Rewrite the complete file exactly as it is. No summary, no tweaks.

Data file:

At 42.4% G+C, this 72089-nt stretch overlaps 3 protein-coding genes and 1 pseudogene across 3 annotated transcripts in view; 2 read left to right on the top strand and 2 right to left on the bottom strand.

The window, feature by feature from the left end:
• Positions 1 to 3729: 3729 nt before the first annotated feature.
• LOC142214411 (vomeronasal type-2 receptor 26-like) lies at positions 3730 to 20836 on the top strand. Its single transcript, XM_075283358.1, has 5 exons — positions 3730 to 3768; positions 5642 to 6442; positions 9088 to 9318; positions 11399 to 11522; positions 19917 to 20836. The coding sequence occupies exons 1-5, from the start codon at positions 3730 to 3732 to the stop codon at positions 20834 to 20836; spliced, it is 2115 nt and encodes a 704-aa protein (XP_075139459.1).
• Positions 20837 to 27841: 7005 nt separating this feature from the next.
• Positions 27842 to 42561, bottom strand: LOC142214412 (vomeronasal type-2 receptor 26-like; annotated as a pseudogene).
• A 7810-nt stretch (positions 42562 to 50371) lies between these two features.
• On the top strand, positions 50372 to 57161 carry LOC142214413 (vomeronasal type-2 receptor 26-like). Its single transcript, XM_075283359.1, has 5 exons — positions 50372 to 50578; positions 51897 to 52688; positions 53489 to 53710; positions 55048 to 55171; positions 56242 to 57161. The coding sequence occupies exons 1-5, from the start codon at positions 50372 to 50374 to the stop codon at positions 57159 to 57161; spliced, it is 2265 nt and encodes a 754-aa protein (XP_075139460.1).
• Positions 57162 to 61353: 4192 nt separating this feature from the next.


At 42.4% G+C, this 72089-nt stretch overlaps 3 protein-coding genes and 1 pseudogene across 3 annotated transcripts in view; 2 read left to right on the top strand and 2 right to left on the bottom strand.

The window, feature by feature from the left end:
• Positions 1 to 3729: 3729 nt before the first annotated feature.
• LOC142214411 (vomeronasal type-2 receptor 26-like) lies at positions 3730 to 20836 on the top strand. Its single transcript, XM_075283358.1, has 5 exons — positions 3730 to 3768; positions 5642 to 6442; positions 9088 to 9318; positions 11399 to 11522; positions 19917 to 20836. The coding sequence occupies exons 1-5, from the start codon at positions 3730 to 3732 to the stop codon at positions 20834 to 20836; spliced, it is 2115 nt and encodes a 704-aa protein (XP_075139459.1).
• Positions 20837 to 27841: 7005 nt separating this feature from the next.
• Positions 27842 to 42561, bottom strand: LOC142214412 (vomeronasal type-2 receptor 26-like; annotated as a pseudogene).
• A 7810-nt stretch (positions 42562 to 50371) lies between these two features.
• On the top strand, positions 50372 to 57161 carry LOC142214413 (vomeronasal type-2 receptor 26-like). Its single transcript, XM_075283359.1, has 5 exons — positions 50372 to 50578; positions 51897 to 52688; positions 53489 to 53710; positions 55048 to 55171; positions 56242 to 57161. The coding sequence occupies exons 1-5, from the start codon at positions 50372 to 50374 to the stop codon at positions 57159 to 57161; spliced, it is 2265 nt and encodes a 754-aa protein (XP_075139460.1).
• Positions 57162 to 61353: 4192 nt separating this feature from the next.